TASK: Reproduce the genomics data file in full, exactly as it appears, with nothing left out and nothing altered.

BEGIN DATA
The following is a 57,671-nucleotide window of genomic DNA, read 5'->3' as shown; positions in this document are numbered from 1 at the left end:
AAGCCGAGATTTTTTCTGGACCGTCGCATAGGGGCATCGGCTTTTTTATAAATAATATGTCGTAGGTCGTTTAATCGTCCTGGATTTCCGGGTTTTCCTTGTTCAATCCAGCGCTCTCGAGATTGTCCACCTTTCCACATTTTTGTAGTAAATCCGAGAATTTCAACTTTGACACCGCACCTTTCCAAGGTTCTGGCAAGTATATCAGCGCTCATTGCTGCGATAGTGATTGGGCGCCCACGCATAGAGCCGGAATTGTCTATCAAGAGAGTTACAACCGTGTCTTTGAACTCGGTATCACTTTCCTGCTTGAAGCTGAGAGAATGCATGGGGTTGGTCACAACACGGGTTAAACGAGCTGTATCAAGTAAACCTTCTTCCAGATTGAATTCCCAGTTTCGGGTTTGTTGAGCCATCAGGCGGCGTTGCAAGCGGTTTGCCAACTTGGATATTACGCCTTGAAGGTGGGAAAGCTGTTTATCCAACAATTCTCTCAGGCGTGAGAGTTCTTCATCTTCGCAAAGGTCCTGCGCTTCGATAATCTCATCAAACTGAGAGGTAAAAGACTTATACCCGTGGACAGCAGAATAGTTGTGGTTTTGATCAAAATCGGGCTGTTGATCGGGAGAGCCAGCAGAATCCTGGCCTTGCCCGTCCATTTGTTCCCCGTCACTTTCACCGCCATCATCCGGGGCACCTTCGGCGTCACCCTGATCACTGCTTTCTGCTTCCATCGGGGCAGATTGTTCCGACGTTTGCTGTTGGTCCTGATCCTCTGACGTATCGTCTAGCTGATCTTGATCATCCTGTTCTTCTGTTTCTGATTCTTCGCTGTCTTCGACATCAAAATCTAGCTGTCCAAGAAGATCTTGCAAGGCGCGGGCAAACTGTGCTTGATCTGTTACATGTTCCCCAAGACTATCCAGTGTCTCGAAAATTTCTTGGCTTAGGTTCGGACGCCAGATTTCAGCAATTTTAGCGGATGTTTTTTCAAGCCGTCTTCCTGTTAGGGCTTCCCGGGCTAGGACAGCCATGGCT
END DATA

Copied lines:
The following is a 57,671-nucleotide window of genomic DNA, read 5'->3' as shown; positions in this document are numbered from 1 at the left end:
AAGCCGAGATTTTTTCTGGACCGTCGCATAGGGGCATCGGCTTTTTTATAAATAATATGTCGTAGGTCGTTTAATCGTCCTGGATTTCCGGGTTTTCCTTGTTCAATCCAGCGCTCTCGAGATTGTCCACCTTTCCACATTTTTGTAGTAAATCCGAGAATTTCAACTTTGACACCGCACCTTTCCAAGGTTCTGGCAAGTATATCAGCGCTCATTGCTGCGATAGTGATTGGGCGCCCACGCATAGAGCCGGAATTGTCTATCAAGAGAGTTACAACCGTGTCTTTGAACTCGGTATCACTTTCCTGCTTGAAGCTGAGAGAATGCATGGGGTTGGTCACAACACGGGTTAAACGAGCTGTATCAAGTAAACCTTCTTCCAGATTGAATTCCCAGTTTCGGGTTTGTTGAGCCATCAGGCGGCGTTGCAAGCGGTTTGCCAACTTGGATATTACGCCTTGAAGGTGGGAAAGCTGTTTATCCAACAATTCTCTCAGGCGTGAGAGTTCTTCATCTTCGCAAAGGTCCTGCGCTTCGATAATCTCATCAAACTGAGAGGTAAAAGACTTATACCCGTGGACAGCAGAATAGTTGTGGTTTTGATCAAAATCGGGCTGTTGATCGGGAGAGCCAGCAGAATCCTGGCCTTGCCCGTCCATTTGTTCCCCGTCACTTTCACCGCCATCATCCGGGGCACCTTCGGCGTCACCCTGATCACTGCTTTCTGCTTCCATCGGGGCAGATTGTTCCGACGTTTGCTGTTGGTCCTGATCCTCTGACGTATCGTCTAGCTGATCTTGATCATCCTGTTCTTCTGTTTCTGATTCTTCGCTGTCTTCGACATCAAAATCTAGCTGTCCAAGAAGATCTTGCAAGGCGCGGGCAAACTGTGCTTGATCTGTTACATGTTCCCCAAGACTATCCAGTGTCTCGAAAATTTCTTGGCTTAGGTTCGGACGCCAGATTTCAGCAATTTTAGCGGATGTTTTTTCAAGCCGTCTTCCTGTTAGGGCTTCCCGGGCTAGGACAGCCATGGCT